The Global Financial Crisis
The global financial crisis which started in early 2007 has proven to be perhaps the great financial catastrophe in history. Although it traces its roots back to the starting of the millennia, the subsequent meltdown was most gruesome over the past 3 years. What began as a crisis of the sub-prime mortgage market in the United States quickly transcended national borders and developed into a upheaval of epic proportions. What ensued was a systematic debacle of stock exchanges, investment banking, derivatives etc. all financial markets ranging from equity, currency, real estate, futures etc.
In order to fully understand the devastation caused by ...view middle of the document...
This was augmented by the rise in prices of the housing sector due to demand pressures. Thus banks were successfully convincing customers to engage in credit facilities as the market prices seemed to show substantial hikes in value.
Consumers were so busy buying houses that they missed the interest charge they would have to bear over the years. The structure of such contracts was that the first 2 years would be a fixed, flat rate, after which the rate mechanism would be ARM. Thus banks succeeded in creating a large pool of assets associated with high risk profiles. As Malhar Nabar from Wellesley College points out in his article US Policy Response to the Financial Crisis, “The lending boom and the increase in house prices that it supported resulted from a combination of factors – a build‐up of liquidity in financial markets and a subsequent “search for yield” in a low interest rate environment, the erosion of lending standards, and the deterioration in the metrics used by credit‐rating agencies to rate the financial securities involved.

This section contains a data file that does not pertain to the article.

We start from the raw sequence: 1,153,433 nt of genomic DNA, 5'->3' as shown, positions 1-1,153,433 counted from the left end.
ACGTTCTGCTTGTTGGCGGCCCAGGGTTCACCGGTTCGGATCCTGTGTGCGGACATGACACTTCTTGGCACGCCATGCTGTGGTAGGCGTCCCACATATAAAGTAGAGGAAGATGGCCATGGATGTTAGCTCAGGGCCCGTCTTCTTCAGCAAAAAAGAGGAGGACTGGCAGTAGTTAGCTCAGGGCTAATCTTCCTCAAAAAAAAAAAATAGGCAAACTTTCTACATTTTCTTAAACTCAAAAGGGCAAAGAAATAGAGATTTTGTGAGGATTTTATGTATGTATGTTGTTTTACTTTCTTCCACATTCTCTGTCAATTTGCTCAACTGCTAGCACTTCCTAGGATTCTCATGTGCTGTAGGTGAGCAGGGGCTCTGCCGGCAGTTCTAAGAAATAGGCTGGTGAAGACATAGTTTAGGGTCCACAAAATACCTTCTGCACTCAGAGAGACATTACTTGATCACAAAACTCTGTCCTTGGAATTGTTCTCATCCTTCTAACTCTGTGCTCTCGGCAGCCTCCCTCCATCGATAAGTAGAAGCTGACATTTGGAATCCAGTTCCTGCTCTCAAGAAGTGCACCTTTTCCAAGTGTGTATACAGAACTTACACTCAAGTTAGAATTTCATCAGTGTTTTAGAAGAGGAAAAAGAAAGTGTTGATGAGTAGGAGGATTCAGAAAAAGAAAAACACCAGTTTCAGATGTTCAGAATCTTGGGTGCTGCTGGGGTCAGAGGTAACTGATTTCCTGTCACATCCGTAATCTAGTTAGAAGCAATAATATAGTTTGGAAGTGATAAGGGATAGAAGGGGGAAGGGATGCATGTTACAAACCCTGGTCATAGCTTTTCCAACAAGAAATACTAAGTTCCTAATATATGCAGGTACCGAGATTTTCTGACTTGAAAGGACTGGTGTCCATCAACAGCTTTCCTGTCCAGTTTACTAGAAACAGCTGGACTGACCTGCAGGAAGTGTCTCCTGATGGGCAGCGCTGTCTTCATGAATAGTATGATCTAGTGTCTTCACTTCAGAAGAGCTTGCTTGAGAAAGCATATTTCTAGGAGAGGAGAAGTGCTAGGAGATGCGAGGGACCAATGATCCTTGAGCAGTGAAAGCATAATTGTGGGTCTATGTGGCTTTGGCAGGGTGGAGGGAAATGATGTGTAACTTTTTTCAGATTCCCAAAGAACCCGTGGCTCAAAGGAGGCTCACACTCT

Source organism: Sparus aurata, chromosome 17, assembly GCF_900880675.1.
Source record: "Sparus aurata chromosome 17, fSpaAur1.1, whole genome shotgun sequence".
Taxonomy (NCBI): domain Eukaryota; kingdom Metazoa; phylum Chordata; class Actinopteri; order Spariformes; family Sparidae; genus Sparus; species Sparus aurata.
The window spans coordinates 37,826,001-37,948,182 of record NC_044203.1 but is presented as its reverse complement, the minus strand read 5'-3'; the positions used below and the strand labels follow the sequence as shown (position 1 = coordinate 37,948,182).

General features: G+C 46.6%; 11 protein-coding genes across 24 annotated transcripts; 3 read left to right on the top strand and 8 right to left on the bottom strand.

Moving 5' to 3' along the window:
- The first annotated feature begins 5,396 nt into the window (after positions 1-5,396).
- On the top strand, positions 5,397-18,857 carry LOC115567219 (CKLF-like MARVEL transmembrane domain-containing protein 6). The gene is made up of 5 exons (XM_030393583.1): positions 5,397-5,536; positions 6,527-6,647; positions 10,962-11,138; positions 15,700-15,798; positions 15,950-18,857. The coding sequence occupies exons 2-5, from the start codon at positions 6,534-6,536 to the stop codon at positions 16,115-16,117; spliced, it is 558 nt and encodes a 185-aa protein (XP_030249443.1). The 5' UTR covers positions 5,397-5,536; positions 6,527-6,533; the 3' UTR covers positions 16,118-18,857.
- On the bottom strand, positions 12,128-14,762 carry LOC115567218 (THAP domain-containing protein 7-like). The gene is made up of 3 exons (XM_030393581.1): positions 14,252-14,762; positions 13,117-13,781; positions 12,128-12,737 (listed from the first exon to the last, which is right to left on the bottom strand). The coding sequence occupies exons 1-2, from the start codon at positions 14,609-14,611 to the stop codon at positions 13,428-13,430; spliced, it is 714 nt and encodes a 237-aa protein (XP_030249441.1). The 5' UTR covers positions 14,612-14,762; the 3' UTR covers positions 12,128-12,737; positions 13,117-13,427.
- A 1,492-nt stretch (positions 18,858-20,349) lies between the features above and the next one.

Asset Securitization of Sub-Prime Loans
The banks that were lending in the sub-prime market were also busy in another set of transactions, one of which was passing on the risk of these assets to other institutional investors. The process of securitization involves the restructuring of a pool of assets including loans, real estate into viable investments. In this case, mortgage-backed securities and collateralized debt-obligations were the instruments utilized. Investment Banks and various financial corporations’ purchased these instruments with the understanding they were safe investments. These included investors from the US, the EU and some parts of Asia. Extremely complex derivatives were employed to mask the risk profiles of the assets, such as credit default swaps. Off-balance sheet items were increasing, known as SPVs’ or Special Purpose Vehicles where bad loans and defaulting assets were parked as a separate entity so that the parent company seemed to be doing prosperously.
When the interest rates in the US were raised in 2007, the consumers using the ARM mechanism started to default on payments. As the delinquency ratio increased for the market, the banks that had given the loans started charging more risk premium. This in turn increased the defaults. At the same time, the housing bubble came crashing down and prices of real estate fell drastically. Customers who planned to use the house they had loaned to repay the debt in case of defaults now realized that their houses had lost a significant proportion of its value. With the asset now worthless and the debt obligation constantly rising, the housing bubble became a nightmare for the consumers.
On the other hand, the institutional investors who had purchased the CDOs’ and MBSs’ now realized that they’re money had eroded overnight. Due to this revaluation of the asset value, Bear Stearns, a Financial Powerhouse, lost approximately $5 billion...